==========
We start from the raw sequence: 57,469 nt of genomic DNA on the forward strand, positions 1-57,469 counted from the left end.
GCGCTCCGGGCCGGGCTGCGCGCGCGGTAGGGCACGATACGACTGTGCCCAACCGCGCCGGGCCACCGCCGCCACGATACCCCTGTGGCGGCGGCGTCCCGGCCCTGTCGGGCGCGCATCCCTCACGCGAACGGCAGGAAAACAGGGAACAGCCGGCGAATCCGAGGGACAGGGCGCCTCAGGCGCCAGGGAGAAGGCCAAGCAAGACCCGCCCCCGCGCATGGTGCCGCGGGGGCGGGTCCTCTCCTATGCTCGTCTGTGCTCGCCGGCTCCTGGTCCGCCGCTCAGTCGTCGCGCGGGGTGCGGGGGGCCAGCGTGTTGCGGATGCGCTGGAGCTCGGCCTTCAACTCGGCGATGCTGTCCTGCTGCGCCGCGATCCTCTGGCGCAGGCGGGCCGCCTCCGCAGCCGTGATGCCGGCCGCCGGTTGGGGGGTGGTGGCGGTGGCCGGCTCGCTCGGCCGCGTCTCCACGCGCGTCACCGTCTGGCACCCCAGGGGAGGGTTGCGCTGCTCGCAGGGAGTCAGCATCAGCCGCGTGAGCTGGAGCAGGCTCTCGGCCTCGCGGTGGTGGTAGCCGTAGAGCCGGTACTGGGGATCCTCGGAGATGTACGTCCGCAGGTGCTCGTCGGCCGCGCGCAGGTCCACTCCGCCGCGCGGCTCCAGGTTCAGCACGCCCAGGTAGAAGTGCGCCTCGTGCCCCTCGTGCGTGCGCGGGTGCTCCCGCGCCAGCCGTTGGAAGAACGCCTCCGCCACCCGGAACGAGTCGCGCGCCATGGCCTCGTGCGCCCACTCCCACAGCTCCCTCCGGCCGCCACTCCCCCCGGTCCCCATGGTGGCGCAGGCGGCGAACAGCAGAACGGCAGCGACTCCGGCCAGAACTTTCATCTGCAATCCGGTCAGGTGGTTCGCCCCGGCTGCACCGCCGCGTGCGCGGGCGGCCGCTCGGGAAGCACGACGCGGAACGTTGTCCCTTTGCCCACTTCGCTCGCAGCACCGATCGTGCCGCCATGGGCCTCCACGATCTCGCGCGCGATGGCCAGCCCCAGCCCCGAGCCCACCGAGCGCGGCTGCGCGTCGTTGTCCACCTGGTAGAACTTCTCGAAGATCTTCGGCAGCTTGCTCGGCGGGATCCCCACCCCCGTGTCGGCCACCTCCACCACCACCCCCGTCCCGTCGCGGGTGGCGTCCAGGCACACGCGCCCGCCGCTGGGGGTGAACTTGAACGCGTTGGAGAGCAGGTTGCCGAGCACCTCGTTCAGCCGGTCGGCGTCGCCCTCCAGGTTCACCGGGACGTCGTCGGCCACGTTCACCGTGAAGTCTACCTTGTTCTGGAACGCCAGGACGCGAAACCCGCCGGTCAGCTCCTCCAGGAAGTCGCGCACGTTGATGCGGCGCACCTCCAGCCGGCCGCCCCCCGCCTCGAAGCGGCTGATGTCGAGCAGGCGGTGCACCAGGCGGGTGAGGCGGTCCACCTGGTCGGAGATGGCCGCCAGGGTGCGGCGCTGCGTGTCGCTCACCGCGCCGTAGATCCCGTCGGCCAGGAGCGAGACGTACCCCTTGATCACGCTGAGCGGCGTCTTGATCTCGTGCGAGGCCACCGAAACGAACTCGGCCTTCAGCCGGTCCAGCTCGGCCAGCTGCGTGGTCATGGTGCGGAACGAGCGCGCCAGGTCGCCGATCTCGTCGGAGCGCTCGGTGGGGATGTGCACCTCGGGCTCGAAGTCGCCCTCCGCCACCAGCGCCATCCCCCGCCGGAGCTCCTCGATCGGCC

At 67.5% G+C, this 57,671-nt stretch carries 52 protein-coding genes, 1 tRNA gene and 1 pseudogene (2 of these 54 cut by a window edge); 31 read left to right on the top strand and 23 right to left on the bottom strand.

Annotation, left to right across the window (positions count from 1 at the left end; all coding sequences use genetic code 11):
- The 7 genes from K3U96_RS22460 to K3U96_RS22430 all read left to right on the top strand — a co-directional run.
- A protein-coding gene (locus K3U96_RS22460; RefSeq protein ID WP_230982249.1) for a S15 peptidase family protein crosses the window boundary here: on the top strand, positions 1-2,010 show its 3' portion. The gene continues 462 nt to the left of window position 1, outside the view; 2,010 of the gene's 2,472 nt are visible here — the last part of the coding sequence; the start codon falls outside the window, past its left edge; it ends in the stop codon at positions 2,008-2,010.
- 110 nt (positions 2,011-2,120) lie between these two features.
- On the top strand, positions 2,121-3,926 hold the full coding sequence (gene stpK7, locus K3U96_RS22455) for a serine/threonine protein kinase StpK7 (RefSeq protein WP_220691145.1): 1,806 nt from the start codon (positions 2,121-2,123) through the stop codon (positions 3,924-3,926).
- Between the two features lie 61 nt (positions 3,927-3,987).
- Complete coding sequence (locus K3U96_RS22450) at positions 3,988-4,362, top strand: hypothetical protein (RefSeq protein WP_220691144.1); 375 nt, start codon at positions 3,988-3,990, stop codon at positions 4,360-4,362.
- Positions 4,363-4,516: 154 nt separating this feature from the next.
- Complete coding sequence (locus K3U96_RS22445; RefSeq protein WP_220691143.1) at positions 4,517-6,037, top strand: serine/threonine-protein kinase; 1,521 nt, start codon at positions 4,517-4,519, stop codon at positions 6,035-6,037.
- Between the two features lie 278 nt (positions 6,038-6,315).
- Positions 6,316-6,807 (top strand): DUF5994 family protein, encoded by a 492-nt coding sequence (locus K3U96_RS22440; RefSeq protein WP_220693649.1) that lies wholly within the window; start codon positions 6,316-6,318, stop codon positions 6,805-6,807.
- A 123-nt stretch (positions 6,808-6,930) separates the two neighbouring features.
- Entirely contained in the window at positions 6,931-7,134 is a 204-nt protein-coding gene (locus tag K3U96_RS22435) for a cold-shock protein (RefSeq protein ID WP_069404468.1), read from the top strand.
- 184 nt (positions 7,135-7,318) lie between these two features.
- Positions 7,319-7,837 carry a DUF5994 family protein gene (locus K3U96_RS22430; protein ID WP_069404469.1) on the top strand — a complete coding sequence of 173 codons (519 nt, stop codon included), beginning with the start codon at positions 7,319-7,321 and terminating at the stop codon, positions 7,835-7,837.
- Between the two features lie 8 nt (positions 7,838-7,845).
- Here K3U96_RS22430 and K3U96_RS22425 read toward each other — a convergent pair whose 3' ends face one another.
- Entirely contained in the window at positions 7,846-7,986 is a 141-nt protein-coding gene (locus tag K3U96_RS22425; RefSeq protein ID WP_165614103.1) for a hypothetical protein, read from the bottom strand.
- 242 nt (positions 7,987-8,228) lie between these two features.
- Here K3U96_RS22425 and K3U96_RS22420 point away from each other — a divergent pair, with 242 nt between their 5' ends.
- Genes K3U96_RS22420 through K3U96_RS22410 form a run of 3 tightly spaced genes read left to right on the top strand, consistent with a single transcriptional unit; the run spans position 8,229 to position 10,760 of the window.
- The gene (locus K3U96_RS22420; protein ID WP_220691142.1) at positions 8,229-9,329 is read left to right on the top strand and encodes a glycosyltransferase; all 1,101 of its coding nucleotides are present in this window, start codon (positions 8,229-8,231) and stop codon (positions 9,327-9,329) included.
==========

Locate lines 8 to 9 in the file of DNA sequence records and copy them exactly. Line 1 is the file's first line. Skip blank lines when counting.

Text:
- On the top strand, positions 2,121-3,926 hold the full coding sequence (gene stpK7, locus K3U96_RS22455) for a serine/threonine protein kinase StpK7 (RefSeq protein WP_220691145.1): 1,806 nt from the start codon (positions 2,121-2,123) through the stop codon (positions 3,924-3,926).
- Between the two features lie 61 nt (positions 3,927-3,987).